Diana Renn

Mysteries that Matter


NYC always dazzles me. I’ve been there numerous times — Boston isn’t so far away, and I used to travel there regularly for business. But I always feel a bit like Country Mouse, showing up with a battered suitcase and stars in my eyes, gaping at the towering buildings and at the rush of life all around me. Inevitably I trip over the sidewalk at some point, or walk into a wall, or narrowly miss getting hit by a cab, because I am so in awe.

Last week’s whirlwind visit was a particularly glamorous trip for me because I was a) traveling solo, for the first time in a long time, and b) meeting with my publisher to discuss revisions, and c) celebrating my City Mouse friend’s birthday and getting to see her adorable baby girl. The perfect mix of business and pleasure. Oh, and I was flying down for the first time, on the Jet Blue shuttle, rather than creeping down on the train or the bus. What a difference! What efficiency! What civilized comfort! Country Mouse may never travel to New York any other way from now on.

I started my adventure at Rockefeller Center, where I popped into Minamoto Kitchoan, my favorite Japanese pastry shop in New York. Actually it’s now the only Japanese pastry shop in New York, as the other one recently closed. It is a wonderful little slice of Japan, with an array of seasonal confections (wagashi) that instantly transports me back to Kyoto.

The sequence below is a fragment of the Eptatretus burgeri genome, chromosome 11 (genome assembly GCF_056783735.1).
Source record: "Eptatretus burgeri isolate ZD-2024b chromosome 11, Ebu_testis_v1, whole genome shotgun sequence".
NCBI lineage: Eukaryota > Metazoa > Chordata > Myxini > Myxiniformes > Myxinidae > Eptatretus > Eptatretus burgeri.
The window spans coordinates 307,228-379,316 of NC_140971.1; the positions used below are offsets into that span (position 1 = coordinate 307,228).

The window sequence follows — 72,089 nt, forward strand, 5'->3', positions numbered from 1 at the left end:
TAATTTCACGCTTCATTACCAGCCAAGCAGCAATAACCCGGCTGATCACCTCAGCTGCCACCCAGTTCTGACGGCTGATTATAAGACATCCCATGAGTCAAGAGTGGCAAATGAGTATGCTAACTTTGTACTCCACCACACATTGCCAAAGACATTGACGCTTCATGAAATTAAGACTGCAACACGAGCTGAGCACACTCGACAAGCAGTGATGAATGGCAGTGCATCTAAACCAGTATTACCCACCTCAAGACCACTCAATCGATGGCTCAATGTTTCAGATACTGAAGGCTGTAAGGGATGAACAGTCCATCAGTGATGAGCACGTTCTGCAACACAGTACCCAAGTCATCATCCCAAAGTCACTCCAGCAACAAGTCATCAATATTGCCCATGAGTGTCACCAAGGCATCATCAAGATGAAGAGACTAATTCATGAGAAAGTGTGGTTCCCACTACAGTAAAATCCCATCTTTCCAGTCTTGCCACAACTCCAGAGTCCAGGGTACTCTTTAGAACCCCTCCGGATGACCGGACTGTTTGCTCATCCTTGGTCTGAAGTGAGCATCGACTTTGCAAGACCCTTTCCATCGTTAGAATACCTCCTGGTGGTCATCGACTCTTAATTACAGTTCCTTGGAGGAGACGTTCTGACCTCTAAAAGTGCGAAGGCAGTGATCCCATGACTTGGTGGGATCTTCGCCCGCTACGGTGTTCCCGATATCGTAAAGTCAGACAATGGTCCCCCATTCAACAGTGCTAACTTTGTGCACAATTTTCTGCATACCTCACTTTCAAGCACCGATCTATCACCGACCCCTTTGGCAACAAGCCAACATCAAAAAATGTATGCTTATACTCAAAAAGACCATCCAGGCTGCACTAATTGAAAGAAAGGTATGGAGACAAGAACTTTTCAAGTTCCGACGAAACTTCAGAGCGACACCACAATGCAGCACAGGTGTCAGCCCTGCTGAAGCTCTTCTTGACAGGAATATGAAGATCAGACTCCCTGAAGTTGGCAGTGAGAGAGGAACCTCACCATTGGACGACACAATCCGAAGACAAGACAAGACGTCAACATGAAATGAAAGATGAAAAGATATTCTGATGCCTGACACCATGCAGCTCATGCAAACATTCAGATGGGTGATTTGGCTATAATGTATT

I bought a box of some goodies as a gift for my editors, and bought two other wagashi just for myself, for breakfast. (Signs posted around the store assure you that their wagashi, made with legumes and glutinous rice, are healthier than Western sweets; they contain fewer calories and many vitamins. I chose to believe this. I also chose to believe that Spring is here, as I purchased an assortment of Spring wagashi wrapped in crisp green paper. Basically whatever the lovely people at Minamoto Kitchoan tell me, I will believe! It is a place of great optimism).

I sat in a pool of sunlight at Rockefeller Center, watched skaters, and ate about 600 calories worth of healthy and vitamin-filled wagashi. Which I did not have to share with a toddler. I’m sure any mother can appreciate how rare and lovely it is to just sit in the sun and eat something entirely by yourself. Slowly.

I then ambled over to Kinokuniya Books, where I browsed to my heart’s content. Another luxury, as no small person was exhorting me to buy everything in sight. I found two manga titles that directly relate to something in my novel. I made a list of fifteen books I’m now dying to read. I browsed through the craft section and drooled over Japanese paper, and briefly contemplated learning a craft — until I remembered that if I got sucked into something like origami or sumi brush painting, I’d probably never write another word.